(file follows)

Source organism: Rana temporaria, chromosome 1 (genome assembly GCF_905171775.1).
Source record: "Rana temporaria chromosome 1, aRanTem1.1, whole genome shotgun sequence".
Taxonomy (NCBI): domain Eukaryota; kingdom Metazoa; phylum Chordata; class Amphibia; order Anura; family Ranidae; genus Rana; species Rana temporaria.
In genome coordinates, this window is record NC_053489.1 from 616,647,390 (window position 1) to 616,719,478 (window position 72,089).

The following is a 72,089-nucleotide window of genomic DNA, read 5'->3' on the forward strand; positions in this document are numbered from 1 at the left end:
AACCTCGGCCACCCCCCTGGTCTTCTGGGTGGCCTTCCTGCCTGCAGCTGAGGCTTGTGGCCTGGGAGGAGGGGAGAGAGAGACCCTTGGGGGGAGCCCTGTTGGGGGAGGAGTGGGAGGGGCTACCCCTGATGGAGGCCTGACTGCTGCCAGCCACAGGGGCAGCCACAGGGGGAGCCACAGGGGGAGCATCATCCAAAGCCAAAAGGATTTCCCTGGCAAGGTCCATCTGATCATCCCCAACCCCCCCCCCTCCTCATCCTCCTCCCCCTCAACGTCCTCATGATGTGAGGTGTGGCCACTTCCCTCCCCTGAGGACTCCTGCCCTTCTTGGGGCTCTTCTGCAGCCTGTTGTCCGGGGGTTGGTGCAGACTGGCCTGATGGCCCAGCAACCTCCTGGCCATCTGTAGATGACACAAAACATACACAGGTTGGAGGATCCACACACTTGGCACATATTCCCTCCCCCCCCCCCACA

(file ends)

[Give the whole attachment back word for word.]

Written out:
Source organism: Rana temporaria, chromosome 1 (genome assembly GCF_905171775.1).
Source record: "Rana temporaria chromosome 1, aRanTem1.1, whole genome shotgun sequence".
Taxonomy (NCBI): domain Eukaryota; kingdom Metazoa; phylum Chordata; class Amphibia; order Anura; family Ranidae; genus Rana; species Rana temporaria.
In genome coordinates, this window is record NC_053489.1 from 616,647,390 (window position 1) to 616,719,478 (window position 72,089).

The following is a 72,089-nucleotide window of genomic DNA, read 5'->3' on the forward strand; positions in this document are numbered from 1 at the left end:
AACCTCGGCCACCCCCCTGGTCTTCTGGGTGGCCTTCCTGCCTGCAGCTGAGGCTTGTGGCCTGGGAGGAGGGGAGAGAGAGACCCTTGGGGGGAGCCCTGTTGGGGGAGGAGTGGGAGGGGCTACCCCTGATGGAGGCCTGACTGCTGCCAGCCACAGGGGCAGCCACAGGGGGAGCCACAGGGGGAGCATCATCCAAAGCCAAAAGGATTTCCCTGGCAAGGTCCATCTGATCATCCCCAACCCCCCCCCCTCCTCATCCTCCTCCCCCTCAACGTCCTCATGATGTGAGGTGTGGCCACTTCCCTCCCCTGAGGACTCCTGCCCTTCTTGGGGCTCTTCTGCAGCCTGTTGTCCGGGGGTTGGTGCAGACTGGCCTGATGGCCCAGCAACCTCCTGGCCATCTGTAGATGACACAAAACATACACAGGTTGGAGGATCCACACACTTGGCACATATTCCCTCCCCCCCCCCCACA